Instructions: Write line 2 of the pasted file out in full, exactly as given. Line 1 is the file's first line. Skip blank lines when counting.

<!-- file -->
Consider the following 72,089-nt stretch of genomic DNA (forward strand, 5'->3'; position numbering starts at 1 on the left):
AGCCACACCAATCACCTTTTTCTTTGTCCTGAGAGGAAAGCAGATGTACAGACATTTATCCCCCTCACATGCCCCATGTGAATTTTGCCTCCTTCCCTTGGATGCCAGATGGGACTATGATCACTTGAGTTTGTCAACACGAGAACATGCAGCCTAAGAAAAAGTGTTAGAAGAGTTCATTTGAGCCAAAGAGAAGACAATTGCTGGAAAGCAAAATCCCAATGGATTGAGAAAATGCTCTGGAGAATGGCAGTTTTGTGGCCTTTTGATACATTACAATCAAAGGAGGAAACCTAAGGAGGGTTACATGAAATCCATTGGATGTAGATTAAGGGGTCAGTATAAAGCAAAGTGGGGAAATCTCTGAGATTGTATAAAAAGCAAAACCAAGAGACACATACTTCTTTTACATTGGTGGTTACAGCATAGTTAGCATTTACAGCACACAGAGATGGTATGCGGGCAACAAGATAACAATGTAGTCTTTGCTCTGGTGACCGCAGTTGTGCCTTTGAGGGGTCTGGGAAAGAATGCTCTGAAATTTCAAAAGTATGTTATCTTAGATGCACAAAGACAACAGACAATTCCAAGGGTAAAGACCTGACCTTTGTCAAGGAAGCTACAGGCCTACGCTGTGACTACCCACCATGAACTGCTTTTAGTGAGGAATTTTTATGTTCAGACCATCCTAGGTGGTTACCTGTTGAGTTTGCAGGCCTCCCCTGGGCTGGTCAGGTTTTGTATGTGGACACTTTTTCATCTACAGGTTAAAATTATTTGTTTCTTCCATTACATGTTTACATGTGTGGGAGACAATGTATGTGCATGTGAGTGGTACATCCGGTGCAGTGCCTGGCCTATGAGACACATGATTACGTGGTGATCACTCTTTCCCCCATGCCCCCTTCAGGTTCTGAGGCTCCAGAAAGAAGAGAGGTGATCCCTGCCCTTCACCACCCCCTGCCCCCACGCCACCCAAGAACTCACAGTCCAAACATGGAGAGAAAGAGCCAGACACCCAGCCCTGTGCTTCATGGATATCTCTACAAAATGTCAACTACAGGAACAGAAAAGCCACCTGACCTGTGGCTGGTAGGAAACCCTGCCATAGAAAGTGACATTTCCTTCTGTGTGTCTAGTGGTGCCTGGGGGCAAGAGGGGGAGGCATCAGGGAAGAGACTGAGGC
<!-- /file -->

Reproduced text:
AGCCACACCAATCACCTTTTTCTTTGTCCTGAGAGGAAAGCAGATGTACAGACATTTATCCCCCTCACATGCCCCATGTGAATTTTGCCTCCTTCCCTTGGATGCCAGATGGGACTATGATCACTTGAGTTTGTCAACACGAGAACATGCAGCCTAAGAAAAAGTGTTAGAAGAGTTCATTTGAGCCAAAGAGAAGACAATTGCTGGAAAGCAAAATCCCAATGGATTGAGAAAATGCTCTGGAGAATGGCAGTTTTGTGGCCTTTTGATACATTACAATCAAAGGAGGAAACCTAAGGAGGGTTACATGAAATCCATTGGATGTAGATTAAGGGGTCAGTATAAAGCAAAGTGGGGAAATCTCTGAGATTGTATAAAAAGCAAAACCAAGAGACACATACTTCTTTTACATTGGTGGTTACAGCATAGTTAGCATTTACAGCACACAGAGATGGTATGCGGGCAACAAGATAACAATGTAGTCTTTGCTCTGGTGACCGCAGTTGTGCCTTTGAGGGGTCTGGGAAAGAATGCTCTGAAATTTCAAAAGTATGTTATCTTAGATGCACAAAGACAACAGACAATTCCAAGGGTAAAGACCTGACCTTTGTCAAGGAAGCTACAGGCCTACGCTGTGACTACCCACCATGAACTGCTTTTAGTGAGGAATTTTTATGTTCAGACCATCCTAGGTGGTTACCTGTTGAGTTTGCAGGCCTCCCCTGGGCTGGTCAGGTTTTGTATGTGGACACTTTTTCATCTACAGGTTAAAATTATTTGTTTCTTCCATTACATGTTTACATGTGTGGGAGACAATGTATGTGCATGTGAGTGGTACATCCGGTGCAGTGCCTGGCCTATGAGACACATGATTACGTGGTGATCACTCTTTCCCCCATGCCCCCTTCAGGTTCTGAGGCTCCAGAAAGAAGAGAGGTGATCCCTGCCCTTCACCACCCCCTGCCCCCACGCCACCCAAGAACTCACAGTCCAAACATGGAGAGAAAGAGCCAGACACCCAGCCCTGTGCTTCATGGATATCTCTACAAAATGTCAACTACAGGAACAGAAAAGCCACCTGACCTGTGGCTGGTAGGAAACCCTGCCATAGAAAGTGACATTTCCTTCTGTGTGTCTAGTGGTGCCTGGGGGCAAGAGGGGGAGGCATCAGGGAAGAGACTGAGGC